U.S. President Barack Obama, who lived in Indonesia as a child, is expected to visit the country later this year — a trip that would warm ties that both countries say they plan to raise to the level of “comprehensive partnership.

However, U.S. trade officials and businesses complain about a range of protectionist policies, including judicial and bureaucratic bias favoring Indonesian firms, as well as rampant corruption that distorts the economic playing field.

(Additional reporting by Ed Davies, Sunanda Creagh, Olivia Rondonuwu and Telly Nathalia in Jakarta; Writing by John Chalmers; Editing by Sara Webb)

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Dalai Lama hedges on Taiwan trip’s political impact


Dalai Lama hedges on Taiwan trip’s political impact

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TAIPEI  – The Dalai Lama, reviled by Beijing as a separatist, has said it is too early to know whether his protest-hit Taiwan visit this week had hurt the self-ruled island’s ties with rival China.

The world-renowned Tibetan spiritual leader told government-run Taiwan Public Television on Wednesday that no one had “manipulated the visit” for political reasons.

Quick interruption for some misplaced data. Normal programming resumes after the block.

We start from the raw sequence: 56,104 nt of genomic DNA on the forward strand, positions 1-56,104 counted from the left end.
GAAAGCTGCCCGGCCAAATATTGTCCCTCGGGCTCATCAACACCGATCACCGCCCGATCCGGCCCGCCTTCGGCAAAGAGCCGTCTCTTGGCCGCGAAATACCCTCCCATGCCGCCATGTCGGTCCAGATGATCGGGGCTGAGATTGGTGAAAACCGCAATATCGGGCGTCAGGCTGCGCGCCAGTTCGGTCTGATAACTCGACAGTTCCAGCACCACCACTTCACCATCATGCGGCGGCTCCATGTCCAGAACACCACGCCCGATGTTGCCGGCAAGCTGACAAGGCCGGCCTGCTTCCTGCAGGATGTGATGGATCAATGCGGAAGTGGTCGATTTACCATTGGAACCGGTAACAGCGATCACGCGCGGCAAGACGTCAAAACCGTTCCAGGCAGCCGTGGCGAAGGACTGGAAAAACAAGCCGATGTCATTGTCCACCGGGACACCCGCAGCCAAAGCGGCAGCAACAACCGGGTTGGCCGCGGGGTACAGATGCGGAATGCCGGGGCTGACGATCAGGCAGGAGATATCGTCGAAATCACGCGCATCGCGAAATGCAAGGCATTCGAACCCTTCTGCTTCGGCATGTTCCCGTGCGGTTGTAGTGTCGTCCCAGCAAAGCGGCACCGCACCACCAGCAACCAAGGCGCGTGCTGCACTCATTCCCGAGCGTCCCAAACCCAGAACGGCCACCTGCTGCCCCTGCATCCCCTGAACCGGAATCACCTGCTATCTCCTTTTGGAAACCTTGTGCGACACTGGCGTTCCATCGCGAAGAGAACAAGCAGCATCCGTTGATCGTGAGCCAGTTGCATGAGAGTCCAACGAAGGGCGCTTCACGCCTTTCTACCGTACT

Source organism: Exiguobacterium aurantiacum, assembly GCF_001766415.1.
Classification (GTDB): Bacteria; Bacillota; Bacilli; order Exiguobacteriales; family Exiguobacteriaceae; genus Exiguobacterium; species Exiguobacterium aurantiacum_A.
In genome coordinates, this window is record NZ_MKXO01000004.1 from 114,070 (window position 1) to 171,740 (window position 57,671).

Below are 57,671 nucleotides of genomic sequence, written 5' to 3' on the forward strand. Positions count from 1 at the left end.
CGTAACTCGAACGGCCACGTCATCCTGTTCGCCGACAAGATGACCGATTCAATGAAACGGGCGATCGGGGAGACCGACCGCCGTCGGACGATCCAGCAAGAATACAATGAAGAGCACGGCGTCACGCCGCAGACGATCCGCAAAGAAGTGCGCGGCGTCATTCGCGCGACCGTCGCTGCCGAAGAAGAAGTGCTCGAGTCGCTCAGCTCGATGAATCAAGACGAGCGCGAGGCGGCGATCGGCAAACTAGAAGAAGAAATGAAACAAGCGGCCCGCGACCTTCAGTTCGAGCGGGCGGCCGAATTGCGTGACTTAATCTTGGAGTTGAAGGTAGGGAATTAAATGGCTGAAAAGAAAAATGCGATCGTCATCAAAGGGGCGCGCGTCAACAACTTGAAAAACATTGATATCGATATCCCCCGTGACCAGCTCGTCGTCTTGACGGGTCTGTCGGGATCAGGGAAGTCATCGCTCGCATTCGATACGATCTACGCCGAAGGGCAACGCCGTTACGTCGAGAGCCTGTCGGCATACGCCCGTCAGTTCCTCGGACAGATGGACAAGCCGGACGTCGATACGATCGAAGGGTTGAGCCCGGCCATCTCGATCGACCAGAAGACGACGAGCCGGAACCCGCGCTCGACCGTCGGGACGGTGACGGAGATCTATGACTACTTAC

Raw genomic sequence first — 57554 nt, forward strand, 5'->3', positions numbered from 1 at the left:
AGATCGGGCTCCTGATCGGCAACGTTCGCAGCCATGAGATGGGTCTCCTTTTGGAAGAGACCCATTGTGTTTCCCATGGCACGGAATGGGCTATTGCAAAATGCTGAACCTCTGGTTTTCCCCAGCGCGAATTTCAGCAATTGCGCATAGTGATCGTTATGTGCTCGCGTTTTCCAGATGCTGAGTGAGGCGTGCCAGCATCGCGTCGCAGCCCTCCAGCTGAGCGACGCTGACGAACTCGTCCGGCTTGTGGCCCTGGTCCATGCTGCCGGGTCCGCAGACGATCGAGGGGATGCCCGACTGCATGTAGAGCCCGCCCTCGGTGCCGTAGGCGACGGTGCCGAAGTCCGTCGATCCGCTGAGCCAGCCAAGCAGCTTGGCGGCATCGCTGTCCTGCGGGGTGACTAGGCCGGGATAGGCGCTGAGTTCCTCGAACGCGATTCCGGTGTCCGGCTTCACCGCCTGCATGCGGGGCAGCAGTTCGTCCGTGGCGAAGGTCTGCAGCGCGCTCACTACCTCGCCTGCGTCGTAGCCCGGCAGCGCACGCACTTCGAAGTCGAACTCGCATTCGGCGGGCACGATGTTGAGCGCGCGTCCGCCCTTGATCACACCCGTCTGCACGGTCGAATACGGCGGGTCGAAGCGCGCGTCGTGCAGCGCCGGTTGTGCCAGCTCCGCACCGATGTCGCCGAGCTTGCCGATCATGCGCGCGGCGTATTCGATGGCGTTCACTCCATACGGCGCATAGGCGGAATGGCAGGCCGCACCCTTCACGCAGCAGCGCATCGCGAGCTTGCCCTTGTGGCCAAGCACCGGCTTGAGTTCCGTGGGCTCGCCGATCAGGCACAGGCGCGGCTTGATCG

Whether his visit had hurt Taiwan’s recently improved ties with China was “too early to tell,” and would take six to 12 months to find out, he said in a rare political comment on a trip focused mostly on religion.

His Aug. 30-Sept. 4 visit to Taiwan has focused on prayers for victims of a typhoon that killed up to 745 people last month.

Beijing has avoided criticising Taiwan’s president, who is friendly to China and permitted the Dalai Lama’s visit only under pressure from opposition leaders, but has delayed some exchanges and cancelled minor events with Taiwan.

Dozens of rowdy protesters from a coalition of political groups stood outside the Dalai Lama’s Taipei hotel on Wednesday and Thursday demanding he leave early.

“There’s definitely a negative impact on ties with China. How deep it goes we must wait to see,” said protest organiser Wang Chuan-ping. “If there weren’t voices calling for an independent Tibet and an independent Taiwan, we’d welcome the Dalai Lama.”